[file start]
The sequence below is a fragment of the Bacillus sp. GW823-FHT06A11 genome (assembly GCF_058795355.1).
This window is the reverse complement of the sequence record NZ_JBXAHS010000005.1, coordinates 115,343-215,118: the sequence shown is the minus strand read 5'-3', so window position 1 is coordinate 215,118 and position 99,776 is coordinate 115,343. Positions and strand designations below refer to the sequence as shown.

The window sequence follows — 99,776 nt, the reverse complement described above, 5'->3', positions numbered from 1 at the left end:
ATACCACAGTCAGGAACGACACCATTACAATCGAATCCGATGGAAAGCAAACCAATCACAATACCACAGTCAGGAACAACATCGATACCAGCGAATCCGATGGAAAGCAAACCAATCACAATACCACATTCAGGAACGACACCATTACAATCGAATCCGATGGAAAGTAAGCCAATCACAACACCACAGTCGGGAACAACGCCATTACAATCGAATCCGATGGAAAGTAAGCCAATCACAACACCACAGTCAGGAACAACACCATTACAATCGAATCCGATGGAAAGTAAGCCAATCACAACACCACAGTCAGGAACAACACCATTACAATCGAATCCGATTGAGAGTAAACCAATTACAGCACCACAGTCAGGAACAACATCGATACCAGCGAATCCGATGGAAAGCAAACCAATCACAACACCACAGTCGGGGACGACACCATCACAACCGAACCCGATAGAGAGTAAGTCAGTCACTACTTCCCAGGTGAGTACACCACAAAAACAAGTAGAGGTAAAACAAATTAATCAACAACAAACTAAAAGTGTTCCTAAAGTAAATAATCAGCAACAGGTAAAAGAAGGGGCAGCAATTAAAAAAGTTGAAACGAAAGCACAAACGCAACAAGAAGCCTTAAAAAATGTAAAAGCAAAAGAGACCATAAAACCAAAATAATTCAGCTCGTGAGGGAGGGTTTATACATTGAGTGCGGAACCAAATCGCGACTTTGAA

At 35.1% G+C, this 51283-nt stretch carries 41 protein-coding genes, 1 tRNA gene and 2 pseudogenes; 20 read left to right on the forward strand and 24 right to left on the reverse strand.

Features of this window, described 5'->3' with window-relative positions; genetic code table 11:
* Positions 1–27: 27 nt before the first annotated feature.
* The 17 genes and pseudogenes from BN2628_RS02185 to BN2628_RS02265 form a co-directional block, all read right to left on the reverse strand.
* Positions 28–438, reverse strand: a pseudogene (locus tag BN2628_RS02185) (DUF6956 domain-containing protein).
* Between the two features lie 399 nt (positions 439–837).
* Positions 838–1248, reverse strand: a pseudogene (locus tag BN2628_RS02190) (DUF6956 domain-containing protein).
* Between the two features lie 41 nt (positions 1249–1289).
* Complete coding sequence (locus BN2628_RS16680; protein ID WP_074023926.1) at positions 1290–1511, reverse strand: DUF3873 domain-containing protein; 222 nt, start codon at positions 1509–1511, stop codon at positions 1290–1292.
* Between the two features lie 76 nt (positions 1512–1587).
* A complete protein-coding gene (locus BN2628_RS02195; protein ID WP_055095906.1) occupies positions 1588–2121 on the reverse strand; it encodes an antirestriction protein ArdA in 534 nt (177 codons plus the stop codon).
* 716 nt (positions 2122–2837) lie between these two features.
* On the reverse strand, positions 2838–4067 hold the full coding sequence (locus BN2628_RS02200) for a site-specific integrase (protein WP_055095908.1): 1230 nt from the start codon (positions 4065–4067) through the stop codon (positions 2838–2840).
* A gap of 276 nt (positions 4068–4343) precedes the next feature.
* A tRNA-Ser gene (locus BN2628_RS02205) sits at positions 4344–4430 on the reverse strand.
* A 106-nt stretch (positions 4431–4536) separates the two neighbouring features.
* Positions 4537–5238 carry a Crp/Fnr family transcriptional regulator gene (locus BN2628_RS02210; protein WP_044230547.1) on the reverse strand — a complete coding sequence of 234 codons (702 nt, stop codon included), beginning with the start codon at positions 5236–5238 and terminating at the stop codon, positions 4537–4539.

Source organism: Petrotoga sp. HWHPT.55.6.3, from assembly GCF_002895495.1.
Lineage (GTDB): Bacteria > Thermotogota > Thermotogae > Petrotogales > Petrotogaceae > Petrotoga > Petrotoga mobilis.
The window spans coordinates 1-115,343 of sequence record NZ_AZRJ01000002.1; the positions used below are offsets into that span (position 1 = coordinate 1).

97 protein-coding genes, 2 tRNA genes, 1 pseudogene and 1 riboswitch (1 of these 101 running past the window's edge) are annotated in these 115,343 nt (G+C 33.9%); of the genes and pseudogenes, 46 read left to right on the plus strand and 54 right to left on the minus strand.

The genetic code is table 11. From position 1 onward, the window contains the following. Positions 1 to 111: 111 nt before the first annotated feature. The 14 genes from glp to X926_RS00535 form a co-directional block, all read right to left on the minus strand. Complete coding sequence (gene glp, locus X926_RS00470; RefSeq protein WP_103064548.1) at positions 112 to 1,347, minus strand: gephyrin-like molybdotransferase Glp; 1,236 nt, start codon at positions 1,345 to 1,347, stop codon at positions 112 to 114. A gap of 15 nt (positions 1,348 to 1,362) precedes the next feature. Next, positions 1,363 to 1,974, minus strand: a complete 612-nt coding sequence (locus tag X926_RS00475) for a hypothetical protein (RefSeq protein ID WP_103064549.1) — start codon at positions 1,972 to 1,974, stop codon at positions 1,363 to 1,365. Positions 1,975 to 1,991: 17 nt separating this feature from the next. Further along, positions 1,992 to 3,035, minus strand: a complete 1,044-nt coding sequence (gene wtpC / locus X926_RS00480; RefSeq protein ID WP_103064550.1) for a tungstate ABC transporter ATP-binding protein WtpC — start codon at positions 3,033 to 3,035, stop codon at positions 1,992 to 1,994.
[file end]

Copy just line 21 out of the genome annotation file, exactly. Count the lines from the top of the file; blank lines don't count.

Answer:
* Positions 4537–5238 carry a Crp/Fnr family transcriptional regulator gene (locus BN2628_RS02210; protein WP_044230547.1) on the reverse strand — a complete coding sequence of 234 codons (702 nt, stop codon included), beginning with the start codon at positions 5236–5238 and terminating at the stop codon, positions 4537–4539.